Crysis 3 hacked to run at 8K, gives us a beautiful glimpse of gaming in the future
You know how your computer struggles to run Crysis 3 at 1920×1080 at very high detail?
And you know how beautiful it looks, even at that humdrum resolution? Well, now an enthusiast called K-putt has used a hacked Crysis 3 executable to run the game at 8K — and I’m not being hyperbolic when I say that the resultant screenshots are probably the most beautiful examples of real-time computer-generated graphics that I’ve ever seen. Crysis 3 at 8K looks so good that you could be mistaken for thinking that these screenshots are hand-drawn concept art — but in fact they’re straight out of the engine. Don’t get your hopes up for 8K gaming any time soon, though: K-putt has a pretty beefy gaming rig, and yet it could only muster 2 fps when running at 8K resolution.
As you’re probably well aware, ever since Crysis was first released in 2007, it has been the benchmark for graphics card performance and beautiful real-time visuals. To this day, “does it run Crysis?” is still a pretty common meme in computer hardware circles. Crysis 3 isn’t quite as crippling as the first game — it runs at reasonable frame rates on most mid-to-high-end graphics cards — but it’s still one of the best ways to stress a graphics card, and it’s still one of most beautiful games on the market.
Crysis 3 at 8K, cityscape
Crysis 3 at 8K, cityscape. For full-size images, see the Flickr link below.
To get Crysis 3 up to 8K, K-putt had to use a program called OnTheFly that produces a hacked version of the main Crysis executable file. This new EXE enables lots of new functionality through the in-game console — cvars, in game engine speak — allowing him to pump the resolution up, change the draw distance, and make other changes on the fly. He also used SweetFX, a program that allows you to customize a game engine’s shader code, to tweak the output’s colors and contrast. The end result still looks a lot like Crysis 3, just a little more contrasty. It’s also worth pointing out that K-putt didn’t actually get up to 8K (7680×4320), instead settling for an ultra-wide-screen 8000×3333 and portrait 3750×5000 shots.
At 8000×3333, each frame consists of 26.6 million pixels. By comparison, a 1920×1080 frame is a measly 2 million pixels. The full-res screenshots uploaded by K-putt clock in at 24 megabytes. In short, rendering Crysis 3 at 8000×3333 at a playable frame rate requires 13 times the processing power of your high-end gaming rig. We’re not talking about a brace of GTX Titans here — we’re probably talking about 10 GTX Titans, all working in perfect synchrony, to deliver a decent frame rate. (In case you’re wondering, true 8K is 33 million pixels per frame, or 16.5 times more than 1080p).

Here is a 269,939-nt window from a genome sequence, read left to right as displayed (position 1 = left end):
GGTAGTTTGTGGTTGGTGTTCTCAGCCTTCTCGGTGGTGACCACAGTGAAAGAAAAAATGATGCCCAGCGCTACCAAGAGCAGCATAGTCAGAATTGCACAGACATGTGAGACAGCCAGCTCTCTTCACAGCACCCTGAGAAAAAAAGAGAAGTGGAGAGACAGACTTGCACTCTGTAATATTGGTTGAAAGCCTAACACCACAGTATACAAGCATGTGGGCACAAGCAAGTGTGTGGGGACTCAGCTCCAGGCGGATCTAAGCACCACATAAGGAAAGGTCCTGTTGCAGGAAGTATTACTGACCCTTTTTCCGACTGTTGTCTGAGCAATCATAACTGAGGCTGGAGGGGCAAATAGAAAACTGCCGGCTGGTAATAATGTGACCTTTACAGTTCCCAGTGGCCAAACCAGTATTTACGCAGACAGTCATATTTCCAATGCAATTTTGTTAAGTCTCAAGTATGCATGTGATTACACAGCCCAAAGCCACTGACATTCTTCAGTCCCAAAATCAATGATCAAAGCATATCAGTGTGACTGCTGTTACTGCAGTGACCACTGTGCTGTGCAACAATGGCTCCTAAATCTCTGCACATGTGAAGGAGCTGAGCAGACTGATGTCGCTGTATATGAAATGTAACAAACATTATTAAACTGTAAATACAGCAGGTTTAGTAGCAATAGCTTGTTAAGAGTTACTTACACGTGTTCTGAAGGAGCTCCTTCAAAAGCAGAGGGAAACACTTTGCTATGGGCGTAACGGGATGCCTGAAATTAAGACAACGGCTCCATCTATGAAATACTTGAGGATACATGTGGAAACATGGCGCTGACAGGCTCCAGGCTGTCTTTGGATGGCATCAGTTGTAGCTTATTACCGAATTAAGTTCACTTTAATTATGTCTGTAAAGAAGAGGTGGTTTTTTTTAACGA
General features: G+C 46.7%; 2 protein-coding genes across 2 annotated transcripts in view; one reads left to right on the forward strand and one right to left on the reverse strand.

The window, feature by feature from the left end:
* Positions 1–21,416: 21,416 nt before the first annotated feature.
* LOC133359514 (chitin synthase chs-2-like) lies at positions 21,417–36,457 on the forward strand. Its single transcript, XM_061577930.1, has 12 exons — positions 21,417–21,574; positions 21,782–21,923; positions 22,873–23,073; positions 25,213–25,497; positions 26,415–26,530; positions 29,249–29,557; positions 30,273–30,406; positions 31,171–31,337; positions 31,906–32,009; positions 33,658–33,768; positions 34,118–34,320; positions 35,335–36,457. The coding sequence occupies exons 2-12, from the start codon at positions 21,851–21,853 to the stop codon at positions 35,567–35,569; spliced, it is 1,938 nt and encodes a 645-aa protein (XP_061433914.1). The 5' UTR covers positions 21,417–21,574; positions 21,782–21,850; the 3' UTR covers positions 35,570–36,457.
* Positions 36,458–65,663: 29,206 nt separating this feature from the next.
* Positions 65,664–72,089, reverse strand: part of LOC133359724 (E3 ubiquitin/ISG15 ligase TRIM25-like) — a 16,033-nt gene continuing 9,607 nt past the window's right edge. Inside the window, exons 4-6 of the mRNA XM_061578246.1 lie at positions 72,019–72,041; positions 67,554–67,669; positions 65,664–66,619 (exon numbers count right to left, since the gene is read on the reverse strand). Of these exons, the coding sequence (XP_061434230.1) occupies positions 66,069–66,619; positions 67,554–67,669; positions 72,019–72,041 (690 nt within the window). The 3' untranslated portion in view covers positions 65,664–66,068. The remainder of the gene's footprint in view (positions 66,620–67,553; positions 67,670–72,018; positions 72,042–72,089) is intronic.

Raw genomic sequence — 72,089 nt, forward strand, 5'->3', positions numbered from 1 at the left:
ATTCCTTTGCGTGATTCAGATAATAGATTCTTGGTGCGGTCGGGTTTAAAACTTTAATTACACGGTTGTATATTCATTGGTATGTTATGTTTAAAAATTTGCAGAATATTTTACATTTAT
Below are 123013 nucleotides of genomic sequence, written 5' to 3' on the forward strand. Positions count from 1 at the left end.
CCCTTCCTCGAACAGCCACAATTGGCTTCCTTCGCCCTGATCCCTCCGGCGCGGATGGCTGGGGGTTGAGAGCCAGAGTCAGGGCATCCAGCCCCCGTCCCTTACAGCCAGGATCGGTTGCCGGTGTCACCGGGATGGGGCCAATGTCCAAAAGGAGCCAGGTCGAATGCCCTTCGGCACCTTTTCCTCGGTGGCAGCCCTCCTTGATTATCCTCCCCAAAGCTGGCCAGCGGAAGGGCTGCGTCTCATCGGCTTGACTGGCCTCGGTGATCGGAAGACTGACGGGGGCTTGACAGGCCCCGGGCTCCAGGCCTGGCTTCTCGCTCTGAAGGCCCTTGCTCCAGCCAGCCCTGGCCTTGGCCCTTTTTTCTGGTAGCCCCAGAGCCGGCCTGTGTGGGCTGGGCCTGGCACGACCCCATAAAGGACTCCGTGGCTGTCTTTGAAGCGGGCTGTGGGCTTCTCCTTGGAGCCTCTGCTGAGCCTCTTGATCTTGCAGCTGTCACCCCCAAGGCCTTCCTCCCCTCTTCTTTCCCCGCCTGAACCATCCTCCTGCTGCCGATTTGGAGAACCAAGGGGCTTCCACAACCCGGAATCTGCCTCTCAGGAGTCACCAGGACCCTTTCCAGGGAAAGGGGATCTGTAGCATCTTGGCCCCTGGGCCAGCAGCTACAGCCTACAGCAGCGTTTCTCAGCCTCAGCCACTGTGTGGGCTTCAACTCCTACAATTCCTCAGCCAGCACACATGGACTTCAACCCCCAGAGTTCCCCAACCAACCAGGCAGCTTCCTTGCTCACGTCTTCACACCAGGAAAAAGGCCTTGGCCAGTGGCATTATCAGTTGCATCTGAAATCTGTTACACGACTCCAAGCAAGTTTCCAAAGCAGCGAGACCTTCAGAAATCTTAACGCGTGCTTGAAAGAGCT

Crysis at 8K, external landscape
Crysis at 8K, external landscape. See the Flickr link below for the full-res download.
This is why, on K-putt’s computer — a quad-core Haswell Xeon 1230v3 with an overclocked Radeon 7950 — he only gets around 2 frames per second. Speaking on Reddit, he says that he played at a normal resolution to navigate to the perfect screenshot location — and only then did he change to 8K resolution before taking the shot. There is a gallery of full-resolution screenshots on K-putt’s Flickr – and incidentally, he’s also done some similar work with games like Dark Souls 2 and Tomb Raider.
Because of the exponential scaling of display resolution, and the diminishing gains with each new generation of GPU, it will probably be a decade or longer before 8K gaming becomes mainstream reality. Even 4K (3840×2160), which clocks in at around 8 million pixels per frame (four times 1080p), is still a few years away from single-GPU reality. But hey, considering 4K monitors and TVs are just starting to hit sub-$1,000 price points, and 8K displays are still one-of-a-kind prototypes, I don’t think there’s any real rush. Oh, and let’s not forget that consoles won’t support 4K until at least the next generation (probably 5+ years away), and PC games aren’t likely to adopt greater-than-1080p resolutions much before consoles.